The Government Accountability Office’s (GAO) recent decision in Blade Strategies, LLC, B-416752, 2018 WL 4584111 (Comp. Gen. Sept. 24, 2018), clarifies the GAO’s jurisdiction and standard of review for protests of other transaction agreements (OTAs), and also serves as a good reminder that all protests challenging an aspect of an agency’s solicitation — including the agency’s choice of an OTA over a procurement contract — must be filed prior to the time for receipt of initial proposals.
Generally, the GAO’s bid protest jurisdiction does not extend to the review of awards made under an agency’s “other transaction” authority; however, the GAO will review a timely protest that an agency is improperly using an OTA rather than a procurement contract. See 4 C.F.R. § 21.5(m). As we have discussed on this blog, the GAO’s standard of review for this question seemingly has evolved over time. Traditionally, the GAO would evaluate whether an agency was attempting to “acquire (by purchase, lease, or barter) property or services for the direct benefit or use of the United States Government,” in which case a procurement contract would be required in accordance with the Federal Grants and Cooperative Agreements Act (FGCAA). See Rocketplane Kistler, B-310741, Jan. 28, 2008, 2008 CPD P 22. This was necessary “to ensure that an agency [was] not attempting to avoid the requirements of procurement statutes and regulations” by exploiting its other transaction authority. Id. However, in two recent decisions, MorphoTrust and Oracle, the GAO disregarded whether the OTA was designed to purchase goods or services for the Government’s direct benefit or use, and instead looked only to “whether the agency’s use of its discretionary authority was proper, i.e., knowing and authorized.” Oracle America, Inc., B-416061, May 31, 2018, 2018 CPD P 180; MorphoTrust USA, LLC, B-412711, May 16, 2016, 2016 CPD P 133 (holding that “although the FGCAA provides applicable guidance to all federal agencies when the choices are limited to (1) procurement contracts, (2) grants, or (3) cooperative agreements, it provides no guidance when determining when an agency may properly use its other transaction authority”).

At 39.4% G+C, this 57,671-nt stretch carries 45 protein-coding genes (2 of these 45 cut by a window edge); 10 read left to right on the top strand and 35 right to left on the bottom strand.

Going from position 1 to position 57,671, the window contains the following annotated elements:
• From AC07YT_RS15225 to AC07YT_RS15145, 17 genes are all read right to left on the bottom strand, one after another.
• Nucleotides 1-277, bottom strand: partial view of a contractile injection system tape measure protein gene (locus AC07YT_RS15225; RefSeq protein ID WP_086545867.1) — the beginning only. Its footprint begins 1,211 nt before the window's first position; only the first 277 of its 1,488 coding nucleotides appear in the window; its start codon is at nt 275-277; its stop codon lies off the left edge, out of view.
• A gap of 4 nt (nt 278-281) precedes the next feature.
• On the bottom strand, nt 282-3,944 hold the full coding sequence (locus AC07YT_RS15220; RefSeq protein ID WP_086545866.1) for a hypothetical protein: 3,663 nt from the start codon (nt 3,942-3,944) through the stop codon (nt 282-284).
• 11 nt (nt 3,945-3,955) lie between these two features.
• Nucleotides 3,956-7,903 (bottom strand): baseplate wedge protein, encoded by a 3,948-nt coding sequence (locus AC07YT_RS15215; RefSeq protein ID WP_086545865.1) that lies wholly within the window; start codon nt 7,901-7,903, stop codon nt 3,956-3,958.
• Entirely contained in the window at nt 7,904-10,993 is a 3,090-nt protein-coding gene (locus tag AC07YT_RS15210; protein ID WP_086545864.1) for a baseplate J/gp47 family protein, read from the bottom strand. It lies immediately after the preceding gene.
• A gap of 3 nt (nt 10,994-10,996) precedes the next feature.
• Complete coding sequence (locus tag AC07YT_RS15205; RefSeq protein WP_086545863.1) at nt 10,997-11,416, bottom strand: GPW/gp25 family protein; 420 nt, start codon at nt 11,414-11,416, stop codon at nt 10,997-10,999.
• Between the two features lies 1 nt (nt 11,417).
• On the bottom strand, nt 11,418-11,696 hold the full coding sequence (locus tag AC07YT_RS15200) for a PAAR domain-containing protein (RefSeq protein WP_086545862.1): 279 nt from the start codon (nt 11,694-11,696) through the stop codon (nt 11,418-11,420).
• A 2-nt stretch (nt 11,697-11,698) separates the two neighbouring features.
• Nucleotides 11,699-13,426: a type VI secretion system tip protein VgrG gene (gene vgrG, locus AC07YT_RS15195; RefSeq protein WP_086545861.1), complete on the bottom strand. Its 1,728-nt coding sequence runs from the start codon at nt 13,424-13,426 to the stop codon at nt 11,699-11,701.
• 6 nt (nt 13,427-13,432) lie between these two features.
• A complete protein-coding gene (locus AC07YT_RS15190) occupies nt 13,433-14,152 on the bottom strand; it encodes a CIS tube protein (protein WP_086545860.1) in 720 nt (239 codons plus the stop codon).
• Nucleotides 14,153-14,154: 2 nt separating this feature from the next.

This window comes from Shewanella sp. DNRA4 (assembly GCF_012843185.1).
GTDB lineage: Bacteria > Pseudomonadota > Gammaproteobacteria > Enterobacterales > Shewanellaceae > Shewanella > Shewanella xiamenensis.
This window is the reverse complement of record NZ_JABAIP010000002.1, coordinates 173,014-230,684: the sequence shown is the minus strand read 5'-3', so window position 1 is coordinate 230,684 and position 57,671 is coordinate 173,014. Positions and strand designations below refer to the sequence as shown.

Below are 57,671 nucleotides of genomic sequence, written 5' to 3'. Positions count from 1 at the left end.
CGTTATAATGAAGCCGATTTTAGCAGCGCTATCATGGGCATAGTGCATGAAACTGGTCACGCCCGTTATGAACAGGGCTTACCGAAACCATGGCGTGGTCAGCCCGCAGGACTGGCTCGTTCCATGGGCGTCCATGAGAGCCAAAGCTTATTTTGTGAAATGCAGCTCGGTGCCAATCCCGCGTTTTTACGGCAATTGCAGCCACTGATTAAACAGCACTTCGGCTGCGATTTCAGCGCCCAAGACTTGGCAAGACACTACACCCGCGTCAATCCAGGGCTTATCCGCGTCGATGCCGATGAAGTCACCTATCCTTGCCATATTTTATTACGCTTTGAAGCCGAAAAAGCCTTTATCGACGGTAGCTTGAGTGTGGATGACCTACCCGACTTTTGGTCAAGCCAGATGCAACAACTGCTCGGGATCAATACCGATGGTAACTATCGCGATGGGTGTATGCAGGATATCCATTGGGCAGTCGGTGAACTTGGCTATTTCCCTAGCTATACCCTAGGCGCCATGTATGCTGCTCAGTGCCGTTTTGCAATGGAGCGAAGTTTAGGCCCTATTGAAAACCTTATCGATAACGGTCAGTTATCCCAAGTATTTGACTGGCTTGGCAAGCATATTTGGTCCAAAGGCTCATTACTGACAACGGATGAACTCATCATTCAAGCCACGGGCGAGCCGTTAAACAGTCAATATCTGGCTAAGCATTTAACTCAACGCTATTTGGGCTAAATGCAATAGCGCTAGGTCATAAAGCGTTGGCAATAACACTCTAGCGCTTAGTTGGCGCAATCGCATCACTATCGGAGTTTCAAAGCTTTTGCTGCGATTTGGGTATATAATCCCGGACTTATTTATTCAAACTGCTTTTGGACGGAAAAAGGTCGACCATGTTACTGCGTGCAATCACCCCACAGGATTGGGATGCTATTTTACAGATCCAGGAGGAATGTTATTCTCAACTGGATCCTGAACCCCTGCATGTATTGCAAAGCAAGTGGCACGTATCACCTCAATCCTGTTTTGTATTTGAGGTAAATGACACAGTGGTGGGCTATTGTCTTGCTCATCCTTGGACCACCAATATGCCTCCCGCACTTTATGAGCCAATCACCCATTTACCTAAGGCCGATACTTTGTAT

The difference between these standards is stark: one prevents an agency from issuing an OTA where it should issue a procurement contract instead, while the other simply looks to whether Congress has bestowed an agency with sufficiently broad other transaction authority. The latter is necessary in at least one instance, namely the Department of Defense’s (DOD) express authority to enter into OTAs for prototype projects, which undoubtedly are acquisition instruments for the purchase of goods (i.e., prototypes) or services (i.e., prototyping) that the DOD uses for its direct benefit and use. But the latter standard yields much too lenient a result when applied to other agencies, such as NASA, that have been authorized broadly to enter into “enter into and perform such contracts, leases, cooperative agreements, or other transactions as may be necessary in the conduct of its work and on such terms as it may deem appropriate.” 51 U.S.C. § 20113(e) (emphases added). Under the MorphoTrust and Oracle standard, at least on its face, NASA and similarly authorized agencies appear to be able to issue OTAs — and avoid procurement law — when buying nearly anything.